This is what we have not done well, at least not in Sydney. One of the great infrastructure challenges in Sydney is managing the growth of the airport and Port Botany. They are together a very important economic precinct. Together they contribute billions of dollars to our economy.

In the next decade, both will expand dramatically. The airport alone contributes around $13.6 billion in economic activity each year. That is about two per cent of the entire Australian economy. Passenger movements are expected to increase from 32 million today to 68 million in 2023. The port handles $50 billion worth of trade every year and employs 17,000 people. In the next 10 years, it is expected to double the number of containers it moves, from currently 1.8 million to more than three million TEUs, bringing with it an estimated $16 billion in additional revenue. Making Sydney work means making this important precinct work. It is our economic gateway to the world. So it is critical that surrounding and connecting infrastructure can support this growth.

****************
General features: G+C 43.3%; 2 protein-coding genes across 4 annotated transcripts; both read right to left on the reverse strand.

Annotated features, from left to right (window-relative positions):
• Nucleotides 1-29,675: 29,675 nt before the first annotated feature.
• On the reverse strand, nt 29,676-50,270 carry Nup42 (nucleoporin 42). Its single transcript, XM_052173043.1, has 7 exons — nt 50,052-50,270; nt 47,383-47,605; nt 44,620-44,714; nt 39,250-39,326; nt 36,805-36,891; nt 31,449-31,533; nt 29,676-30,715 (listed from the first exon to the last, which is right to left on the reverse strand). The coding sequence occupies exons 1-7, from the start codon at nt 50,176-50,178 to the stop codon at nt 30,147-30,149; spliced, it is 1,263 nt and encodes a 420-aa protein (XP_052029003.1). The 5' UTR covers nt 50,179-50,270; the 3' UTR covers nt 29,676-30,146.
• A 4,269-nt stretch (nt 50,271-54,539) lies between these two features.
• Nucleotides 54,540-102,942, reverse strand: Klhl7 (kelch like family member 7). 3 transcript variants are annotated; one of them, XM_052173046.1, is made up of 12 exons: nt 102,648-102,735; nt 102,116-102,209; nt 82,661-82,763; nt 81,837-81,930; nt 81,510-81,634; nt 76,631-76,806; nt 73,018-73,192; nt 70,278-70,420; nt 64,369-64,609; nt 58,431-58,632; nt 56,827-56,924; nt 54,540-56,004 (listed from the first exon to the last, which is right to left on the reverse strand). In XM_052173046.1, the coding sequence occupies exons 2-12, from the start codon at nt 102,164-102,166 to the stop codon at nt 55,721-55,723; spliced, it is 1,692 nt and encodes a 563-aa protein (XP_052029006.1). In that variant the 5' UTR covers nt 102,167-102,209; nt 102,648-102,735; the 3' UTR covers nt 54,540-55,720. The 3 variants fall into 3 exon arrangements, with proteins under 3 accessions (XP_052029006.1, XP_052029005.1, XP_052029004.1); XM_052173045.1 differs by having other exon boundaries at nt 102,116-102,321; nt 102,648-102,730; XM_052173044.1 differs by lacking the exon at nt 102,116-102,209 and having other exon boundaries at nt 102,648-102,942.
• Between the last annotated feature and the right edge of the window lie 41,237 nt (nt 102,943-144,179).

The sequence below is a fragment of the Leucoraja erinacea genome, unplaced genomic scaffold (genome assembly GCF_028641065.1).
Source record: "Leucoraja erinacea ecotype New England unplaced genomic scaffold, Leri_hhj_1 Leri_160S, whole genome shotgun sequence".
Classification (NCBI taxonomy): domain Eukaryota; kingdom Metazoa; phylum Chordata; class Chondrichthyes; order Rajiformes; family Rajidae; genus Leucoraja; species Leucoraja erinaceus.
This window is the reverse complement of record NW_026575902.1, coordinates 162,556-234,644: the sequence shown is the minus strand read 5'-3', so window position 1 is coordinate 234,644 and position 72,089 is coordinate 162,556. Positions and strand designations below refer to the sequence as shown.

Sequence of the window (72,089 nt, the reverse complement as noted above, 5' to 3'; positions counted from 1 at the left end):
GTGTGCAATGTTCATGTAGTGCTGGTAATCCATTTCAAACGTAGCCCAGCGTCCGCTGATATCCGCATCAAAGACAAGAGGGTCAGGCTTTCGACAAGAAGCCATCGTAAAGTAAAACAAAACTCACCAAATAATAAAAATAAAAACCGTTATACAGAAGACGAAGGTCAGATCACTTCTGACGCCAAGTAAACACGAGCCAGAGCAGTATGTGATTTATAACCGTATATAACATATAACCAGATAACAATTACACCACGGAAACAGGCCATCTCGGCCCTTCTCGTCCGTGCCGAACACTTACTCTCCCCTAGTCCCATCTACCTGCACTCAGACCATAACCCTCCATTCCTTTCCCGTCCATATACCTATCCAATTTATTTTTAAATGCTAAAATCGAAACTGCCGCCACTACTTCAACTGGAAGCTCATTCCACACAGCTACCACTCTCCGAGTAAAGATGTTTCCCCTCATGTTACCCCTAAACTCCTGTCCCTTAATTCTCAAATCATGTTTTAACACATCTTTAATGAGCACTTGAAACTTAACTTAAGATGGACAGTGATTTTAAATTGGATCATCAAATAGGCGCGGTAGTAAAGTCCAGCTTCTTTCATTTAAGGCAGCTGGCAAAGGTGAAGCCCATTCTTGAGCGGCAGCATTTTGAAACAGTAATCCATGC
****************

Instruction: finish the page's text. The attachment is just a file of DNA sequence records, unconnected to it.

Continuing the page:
The southern Sydney freight line that I mentioned a moment ago, supported by a constellation of intermodal terminals, is part of this solution. We also need to increase the capacity of the surrounding road network. In my second speech in this place, I spoke about the need to duplicate the M5 East tunnel, a tunnel that connects the airport, Port Botany and Western Sydney. It is very congested. A lot of people in Sydney-a lot of people from my electorate-sit in traffic on the M5 motorway and in the M5 East tunnel every day commuting to and from work. So I am very glad to see that the duplication of the M5 East tunnel is one of the top priority infrastructure projects that have been fast-tracked by the budget. It is an example of the difference that a federal Labor government makes. Duplicating the M5 East will make the port and the airport work more efficiently. It is also good news for my community. It will make Bankstown a more attractive place to live and to invest in. It is the sort of project that the Howard government should have delivered or helped deliver using the $6 billion that they received when they sold Sydney airport, but they did not.